Book Review – Deception of the Damned

Title: Deception of the Damned

Author: P. C. Darkcliff

Genre: Fantasy, Dark Fantasy, Dark Fairy Tale Retelling

Blurb:

Sleeping Beauty meets Faust in this spellbinding ride through time and magic realms.

An absent-minded dreamer, Hrot feels miserable in his primitive times—so he sells his soul in exchange for a decade in Renaissance Prague. There he dabs in occult studies in a desperate attempt to sneak out of the deal.
Four centuries later, young reporter Jasmin Bierce leaves Alaska for Europe to avenge the death of her husband. Facing more enemies than she expected, her quest for revenge turns into a flight for her life. As she stumbles into the ruins of a medieval castle, she meets an immortal specter who calls himself…Hrot.
Although he saves her skin, Hrot unwillingly drags her soul into a pact with the fiend who cursed him. The fiend makes her husband’s killers look like a flock of doves—but Jasmin’s heart is awakening to Hrot’s devotion, and she travels in time and skirts infernal dominions to save him.
If she ever wants to break their curse, however, she must succeed where Hrot failed: she has to outwit the Emissary of the Otherworld.

Book Review: (Full disclosure—this was a book on which I did the editing and book coaching.)

This novel has an intriguing premise and is primarily about whether Hrot and Jasmin can outwit or out-bargain the Emissary, exploring whether a “deal with the devil” can ever end in your favor. That being said, there are elements that aren’t usually my “cup-of-tea” (just because of the genre). Here’s a closer look at the Narration, Content, Characters, Artwork, World-Building, and Overall Response.

Narration: 4 out of 5. The author has a very strong style of narration and the imagery and descriptions are one of the strongest aspects of the book, drawing readers into the strange, dangerous world of the story.

There are moments, though, when the story’s language heads towards crudity and vulgarity, and yet the horror passages can be delivered in a way that is beautifully horrible rather than just strictly gruesome, creating a unique juxtaposition—it isn’t all dark and dreadful, nor is it all luminous and beautiful. In some ways, it makes the world of the story that much more “real” in its feeling, but that doesn’t necessarily make it consistent where a reader’s desires might be concerned—some, like me, might enjoy one side more than another and find the mix believable and yet regrettable at the same time. Of course, fairy tales have had their share of gruesome, but usually, those aren’t enriched with so many beautiful passages at the same time, so the mixture can throw one off a little.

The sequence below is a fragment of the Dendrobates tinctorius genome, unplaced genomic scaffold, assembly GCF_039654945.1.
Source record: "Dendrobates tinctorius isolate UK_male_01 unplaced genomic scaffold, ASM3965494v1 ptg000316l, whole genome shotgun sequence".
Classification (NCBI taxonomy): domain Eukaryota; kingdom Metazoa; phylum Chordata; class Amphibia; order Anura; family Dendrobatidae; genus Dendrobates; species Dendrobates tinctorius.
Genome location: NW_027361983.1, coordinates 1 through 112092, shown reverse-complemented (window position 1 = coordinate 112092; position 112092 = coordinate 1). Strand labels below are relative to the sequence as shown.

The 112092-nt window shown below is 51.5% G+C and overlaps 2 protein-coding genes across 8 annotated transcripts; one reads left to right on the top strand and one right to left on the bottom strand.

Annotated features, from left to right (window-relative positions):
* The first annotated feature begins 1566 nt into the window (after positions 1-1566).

Content: 4 out of 5. In many ways, this is a reimagining of Sleeping Beauty, with Hrot as the captured princess and Jasmin as the hero that has to save the day and rescue him from his peril. Of course, he’s the one who also “got himself into the situation in the first place,” but that adds the Faust-side to the story, making a beautifully crafted offering that mixes the familiar and the unknown.

The content is very thorough, and we get to see Hrot’s problems and struggles in all their clumsy glory before Jasmin gets her chance to “save the day,” and while some readers might find this frustrating, longing to “get to the part where the Emissary meets his match,” I found its thoroughness part of what made the world-building so complete.

Characters: 4 out of 5. For a story that explores human relationships, it’s a little light on scenes that actually establish why Jasmin would care as much as she does. In the end, I feel like her feelings for Hrot are never truly explored. A relationship certainly exists, but we don’t get to see it, and I almost wonder that she falls in love with the role Hrot offers her—to be a hero and make a difference—rather than with the man himself.

Similarly, the other characters in the story can feel “fairy-tale like” in their depictions. They feel consistent with the world of the story, but they aren’t necessarily the kind of person you could meet in real life, and given that some of them presumably live in the modern world, it makes for a unique, otherworldly mix. However, each character retains what makes them unique throughout the book, despite the changes in circumstances and plot, and that consistency makes the book all the more enjoyable.

Artwork: Subjective. I thought the cover beautifully captures the dark, otherworldly nature of the book. Presumably, the woman is Jasmin, but her clothes resemble those of Anath, so it feels a bit figurative rather than resembling a realistic snapshot—which fits the story, with its symbolic, fairy-tale feel.

World-building: 4 out of 5. The world of the story is rich and multilayered, and thanks to the narration and pacing, readers get to experience it all, from the dark, horrible recesses of the Emissary’s realm to a version of Renaissance Prague to Hrot’s time and Jasmin’s modern-day world. Each place felt different and unique, and we were able to understand how they interact—to a degree. The explanations of how the Emissary’s power works and interacts with the other spiritual entities of the world weren’t as complete as they could be, and the modern world felt similarly like a “slice of it” rather than a thorough examination, but in many ways, this fits the fairy-tale tone of the story, in general.

Overall Response: 16 out of 20, for a total of 4. If you like Faust and dark fantasy with slower, thoughtful plots, you should definitely read this book. It might not rush from danger to danger, but the threat of the Emissary is always there, and the solution to the “deal with the devil” can leave you guessing until the very end.

For more book reviews like this, click here.

Copyright 2019 Andrea Lundgren.

Image used by permission from the author

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